Much attention has been focused this week on the heart as it represents love and romance.
Along with Valentine’s Day, February is also American Heart Month. Health officials are encouraging everyone to commit to a healthy lifestyle and heart.
According to the American Heart Association, heart disease is the leading cause of death for both men and women.
One of the causes of heart damage is the use of tobacco products. In Tennessee alone, tobacco use claims about 30 lives each day. And, if current smoking rates continue, 125,000 Tennessee children alive today who are younger than 18 years of age will die prematurely as a result of smoking.
Not only does tobacco use impact one’s health, but did you know that almost $3 billion in annual health care costs in Tennessee is directly caused by smoking?
The Tennessee Department of Health (TDH) chose “It’s Quittin’ Time in Tennessee” as its campaign theme this week to celebrate Tennesseans who have quit using tobacco products and inspire more people to join them.
On Tuesday, TDH Commissioner John Dreyzehner, MD, MPH joined former U.S. Senator Bill Frist, MD, founder and chairman of Nashville-Health, and the Governor’s Foundation for Health and Wellness CEO Richard Johnson at the State Capitol to celebrate Tennessee Quit Week and discuss opportunities for citizens, government, business, and non-profit leaders to partner in reducing tobacco use in Tennessee.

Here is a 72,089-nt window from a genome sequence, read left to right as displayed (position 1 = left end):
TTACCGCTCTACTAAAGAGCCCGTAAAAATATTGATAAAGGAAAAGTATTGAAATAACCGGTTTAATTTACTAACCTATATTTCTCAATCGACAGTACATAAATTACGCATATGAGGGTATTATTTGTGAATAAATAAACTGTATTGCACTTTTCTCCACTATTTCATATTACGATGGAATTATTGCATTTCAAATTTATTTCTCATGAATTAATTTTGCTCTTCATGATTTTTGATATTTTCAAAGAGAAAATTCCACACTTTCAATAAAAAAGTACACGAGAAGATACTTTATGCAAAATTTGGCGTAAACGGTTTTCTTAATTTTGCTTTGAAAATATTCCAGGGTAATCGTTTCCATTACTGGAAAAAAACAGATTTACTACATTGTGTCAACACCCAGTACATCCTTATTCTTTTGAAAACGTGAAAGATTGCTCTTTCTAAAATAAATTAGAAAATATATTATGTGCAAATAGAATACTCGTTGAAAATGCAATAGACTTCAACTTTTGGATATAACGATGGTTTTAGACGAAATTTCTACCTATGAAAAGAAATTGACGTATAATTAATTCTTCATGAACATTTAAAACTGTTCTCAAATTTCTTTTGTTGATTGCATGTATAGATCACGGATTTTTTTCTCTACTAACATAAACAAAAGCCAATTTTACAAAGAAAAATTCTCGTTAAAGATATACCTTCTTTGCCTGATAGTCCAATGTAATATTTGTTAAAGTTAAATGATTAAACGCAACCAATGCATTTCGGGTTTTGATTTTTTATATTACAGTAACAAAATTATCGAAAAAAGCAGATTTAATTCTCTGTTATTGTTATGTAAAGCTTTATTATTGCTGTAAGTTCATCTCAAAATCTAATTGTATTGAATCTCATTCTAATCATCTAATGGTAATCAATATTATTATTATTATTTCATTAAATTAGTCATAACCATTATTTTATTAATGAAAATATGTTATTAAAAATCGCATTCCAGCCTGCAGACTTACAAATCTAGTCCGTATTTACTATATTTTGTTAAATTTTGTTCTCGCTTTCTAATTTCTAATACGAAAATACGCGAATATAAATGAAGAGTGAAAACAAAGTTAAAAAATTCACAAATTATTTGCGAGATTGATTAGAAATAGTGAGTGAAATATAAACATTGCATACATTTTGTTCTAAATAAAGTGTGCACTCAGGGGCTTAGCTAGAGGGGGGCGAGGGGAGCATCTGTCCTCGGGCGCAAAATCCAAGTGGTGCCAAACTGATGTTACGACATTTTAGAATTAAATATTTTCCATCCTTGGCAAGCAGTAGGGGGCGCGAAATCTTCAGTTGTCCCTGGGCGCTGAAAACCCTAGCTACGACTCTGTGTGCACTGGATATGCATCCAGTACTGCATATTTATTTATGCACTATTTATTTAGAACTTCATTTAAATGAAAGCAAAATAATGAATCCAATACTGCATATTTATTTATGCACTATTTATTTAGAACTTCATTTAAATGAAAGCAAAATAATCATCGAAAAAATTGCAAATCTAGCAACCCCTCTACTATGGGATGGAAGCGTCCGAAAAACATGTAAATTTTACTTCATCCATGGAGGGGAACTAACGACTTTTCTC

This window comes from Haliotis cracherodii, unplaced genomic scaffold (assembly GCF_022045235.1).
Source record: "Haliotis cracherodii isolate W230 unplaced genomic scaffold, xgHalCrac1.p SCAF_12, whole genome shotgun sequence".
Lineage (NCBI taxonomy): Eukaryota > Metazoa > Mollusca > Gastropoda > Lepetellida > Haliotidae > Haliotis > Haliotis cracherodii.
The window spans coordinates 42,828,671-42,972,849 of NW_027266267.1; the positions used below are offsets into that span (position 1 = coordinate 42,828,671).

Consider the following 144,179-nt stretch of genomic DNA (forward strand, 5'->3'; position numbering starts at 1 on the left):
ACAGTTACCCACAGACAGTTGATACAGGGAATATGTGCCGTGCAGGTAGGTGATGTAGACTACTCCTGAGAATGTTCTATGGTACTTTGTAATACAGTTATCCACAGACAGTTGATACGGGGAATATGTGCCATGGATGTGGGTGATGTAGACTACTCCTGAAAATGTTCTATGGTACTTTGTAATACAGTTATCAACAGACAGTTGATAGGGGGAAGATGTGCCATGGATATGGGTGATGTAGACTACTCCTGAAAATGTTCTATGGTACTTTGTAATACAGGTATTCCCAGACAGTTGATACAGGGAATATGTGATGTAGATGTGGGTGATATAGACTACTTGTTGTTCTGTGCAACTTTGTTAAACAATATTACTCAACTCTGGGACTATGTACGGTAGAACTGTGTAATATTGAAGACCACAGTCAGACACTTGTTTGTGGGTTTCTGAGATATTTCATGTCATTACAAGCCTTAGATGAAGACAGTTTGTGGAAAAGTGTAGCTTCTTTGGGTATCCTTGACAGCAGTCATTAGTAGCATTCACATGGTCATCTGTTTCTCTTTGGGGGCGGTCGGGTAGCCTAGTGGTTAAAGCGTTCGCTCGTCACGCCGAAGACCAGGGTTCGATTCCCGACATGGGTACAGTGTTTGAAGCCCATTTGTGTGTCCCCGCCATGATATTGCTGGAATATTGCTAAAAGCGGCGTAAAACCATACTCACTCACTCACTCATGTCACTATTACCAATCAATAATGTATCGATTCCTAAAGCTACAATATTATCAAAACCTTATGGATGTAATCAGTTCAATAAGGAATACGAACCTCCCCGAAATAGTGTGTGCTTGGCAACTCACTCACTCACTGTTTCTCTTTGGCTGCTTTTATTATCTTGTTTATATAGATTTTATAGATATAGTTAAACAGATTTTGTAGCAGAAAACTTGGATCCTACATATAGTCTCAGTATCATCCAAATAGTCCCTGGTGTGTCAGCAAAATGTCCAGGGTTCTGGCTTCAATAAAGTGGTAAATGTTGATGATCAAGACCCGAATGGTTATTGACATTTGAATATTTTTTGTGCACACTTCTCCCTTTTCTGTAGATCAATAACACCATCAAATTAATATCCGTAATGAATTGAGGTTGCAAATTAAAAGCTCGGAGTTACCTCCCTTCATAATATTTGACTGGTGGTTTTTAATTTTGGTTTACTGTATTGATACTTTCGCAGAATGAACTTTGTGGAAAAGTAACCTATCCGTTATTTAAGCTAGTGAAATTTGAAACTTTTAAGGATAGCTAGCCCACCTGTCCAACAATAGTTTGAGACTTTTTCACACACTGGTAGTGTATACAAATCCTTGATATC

“The impacts of tobacco use in Tennessee go beyond the damage done to the health, quality of life and incomes of those who choose to smoke,” said Dreyzehner.
“Tobacco use costs our state billions of dollars each year in lost productivity and health care costs, serious and preventable consequences that hurt the prosperity of our state and those who live and work here. We want to increase our partnerships across the public and private sectors to educate people on the harms of tobacco use and how we can work together to help people improve their health and their lives by beating nicotine addiction.”
Tennessee Quit Week raises awareness of the Tennessee Tobacco QuitLine and other free resources available to help Tennesseans quit smoking and/or using other tobacco products. These proven, effective services can double a tobacco user’s chances of quitting.
Tennesseans who smoke and are ready to quit can call the Tennessee Tobacco QuitLine, use a web-based program or attend in-person counseling services and may receive free FDA-approved nicotine replacement therapy.
These services are provided at no charge to participants.
Call the Tennessee Tobacco QuitLine at 1-800-QUIT-NOW (1-800-784-8669) to talk with a counselor who will help you create a quit plan.
For more information and resources or to enroll online, visit www.tnquitline.org.